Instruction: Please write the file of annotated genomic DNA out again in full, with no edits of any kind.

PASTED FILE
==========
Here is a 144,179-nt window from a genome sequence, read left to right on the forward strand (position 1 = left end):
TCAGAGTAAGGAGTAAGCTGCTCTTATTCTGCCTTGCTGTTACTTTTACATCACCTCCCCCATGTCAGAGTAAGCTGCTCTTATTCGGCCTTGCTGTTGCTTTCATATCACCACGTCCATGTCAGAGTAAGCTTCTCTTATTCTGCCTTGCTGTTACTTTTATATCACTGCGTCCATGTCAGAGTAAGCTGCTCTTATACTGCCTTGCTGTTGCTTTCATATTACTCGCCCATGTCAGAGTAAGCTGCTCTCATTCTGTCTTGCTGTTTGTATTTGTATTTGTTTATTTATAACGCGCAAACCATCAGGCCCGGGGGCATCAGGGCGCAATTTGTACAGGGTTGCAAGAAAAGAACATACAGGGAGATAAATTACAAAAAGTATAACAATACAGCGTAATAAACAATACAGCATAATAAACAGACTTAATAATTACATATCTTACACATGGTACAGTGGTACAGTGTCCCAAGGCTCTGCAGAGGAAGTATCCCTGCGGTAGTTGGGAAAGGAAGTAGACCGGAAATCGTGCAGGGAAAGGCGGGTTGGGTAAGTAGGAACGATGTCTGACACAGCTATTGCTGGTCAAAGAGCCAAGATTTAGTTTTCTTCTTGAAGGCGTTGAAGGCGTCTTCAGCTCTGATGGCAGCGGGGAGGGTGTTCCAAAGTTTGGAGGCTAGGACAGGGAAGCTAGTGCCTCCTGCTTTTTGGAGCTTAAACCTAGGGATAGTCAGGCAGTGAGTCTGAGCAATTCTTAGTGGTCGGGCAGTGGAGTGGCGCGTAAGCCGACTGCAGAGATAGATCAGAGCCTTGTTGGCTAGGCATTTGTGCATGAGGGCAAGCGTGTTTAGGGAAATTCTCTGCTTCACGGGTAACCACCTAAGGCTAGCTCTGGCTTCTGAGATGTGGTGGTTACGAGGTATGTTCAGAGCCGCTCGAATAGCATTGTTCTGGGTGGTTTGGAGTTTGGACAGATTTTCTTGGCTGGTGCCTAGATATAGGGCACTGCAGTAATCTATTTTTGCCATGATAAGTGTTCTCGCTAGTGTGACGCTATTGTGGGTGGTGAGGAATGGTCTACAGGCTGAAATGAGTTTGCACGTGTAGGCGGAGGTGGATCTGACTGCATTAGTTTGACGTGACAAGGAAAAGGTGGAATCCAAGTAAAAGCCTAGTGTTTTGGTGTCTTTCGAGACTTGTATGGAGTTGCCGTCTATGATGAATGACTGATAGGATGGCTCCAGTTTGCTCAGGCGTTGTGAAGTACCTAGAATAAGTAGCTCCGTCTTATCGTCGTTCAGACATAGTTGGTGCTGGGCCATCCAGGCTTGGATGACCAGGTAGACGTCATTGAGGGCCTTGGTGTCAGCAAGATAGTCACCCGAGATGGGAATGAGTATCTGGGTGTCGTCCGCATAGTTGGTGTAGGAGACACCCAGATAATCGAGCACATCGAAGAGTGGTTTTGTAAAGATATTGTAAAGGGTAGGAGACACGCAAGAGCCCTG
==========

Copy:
Here is a 144,179-nt window from a genome sequence, read left to right on the forward strand (position 1 = left end):
TCAGAGTAAGGAGTAAGCTGCTCTTATTCTGCCTTGCTGTTACTTTTACATCACCTCCCCCATGTCAGAGTAAGCTGCTCTTATTCGGCCTTGCTGTTGCTTTCATATCACCACGTCCATGTCAGAGTAAGCTTCTCTTATTCTGCCTTGCTGTTACTTTTATATCACTGCGTCCATGTCAGAGTAAGCTGCTCTTATACTGCCTTGCTGTTGCTTTCATATTACTCGCCCATGTCAGAGTAAGCTGCTCTCATTCTGTCTTGCTGTTTGTATTTGTATTTGTTTATTTATAACGCGCAAACCATCAGGCCCGGGGGCATCAGGGCGCAATTTGTACAGGGTTGCAAGAAAAGAACATACAGGGAGATAAATTACAAAAAGTATAACAATACAGCGTAATAAACAATACAGCATAATAAACAGACTTAATAATTACATATCTTACACATGGTACAGTGGTACAGTGTCCCAAGGCTCTGCAGAGGAAGTATCCCTGCGGTAGTTGGGAAAGGAAGTAGACCGGAAATCGTGCAGGGAAAGGCGGGTTGGGTAAGTAGGAACGATGTCTGACACAGCTATTGCTGGTCAAAGAGCCAAGATTTAGTTTTCTTCTTGAAGGCGTTGAAGGCGTCTTCAGCTCTGATGGCAGCGGGGAGGGTGTTCCAAAGTTTGGAGGCTAGGACAGGGAAGCTAGTGCCTCCTGCTTTTTGGAGCTTAAACCTAGGGATAGTCAGGCAGTGAGTCTGAGCAATTCTTAGTGGTCGGGCAGTGGAGTGGCGCGTAAGCCGACTGCAGAGATAGATCAGAGCCTTGTTGGCTAGGCATTTGTGCATGAGGGCAAGCGTGTTTAGGGAAATTCTCTGCTTCACGGGTAACCACCTAAGGCTAGCTCTGGCTTCTGAGATGTGGTGGTTACGAGGTATGTTCAGAGCCGCTCGAATAGCATTGTTCTGGGTGGTTTGGAGTTTGGACAGATTTTCTTGGCTGGTGCCTAGATATAGGGCACTGCAGTAATCTATTTTTGCCATGATAAGTGTTCTCGCTAGTGTGACGCTATTGTGGGTGGTGAGGAATGGTCTACAGGCTGAAATGAGTTTGCACGTGTAGGCGGAGGTGGATCTGACTGCATTAGTTTGACGTGACAAGGAAAAGGTGGAATCCAAGTAAAAGCCTAGTGTTTTGGTGTCTTTCGAGACTTGTATGGAGTTGCCGTCTATGATGAATGACTGATAGGATGGCTCCAGTTTGCTCAGGCGTTGTGAAGTACCTAGAATAAGTAGCTCCGTCTTATCGTCGTTCAGACATAGTTGGTGCTGGGCCATCCAGGCTTGGATGACCAGGTAGACGTCATTGAGGGCCTTGGTGTCAGCAAGATAGTCACCCGAGATGGGAATGAGTATCTGGGTGTCGTCCGCATAGTTGGTGTAGGAGACACCCAGATAATCGAGCACATCGAAGAGTGGTTTTGTAAAGATATTGTAAAGGGTAGGAGACACGCAAGAGCCCTG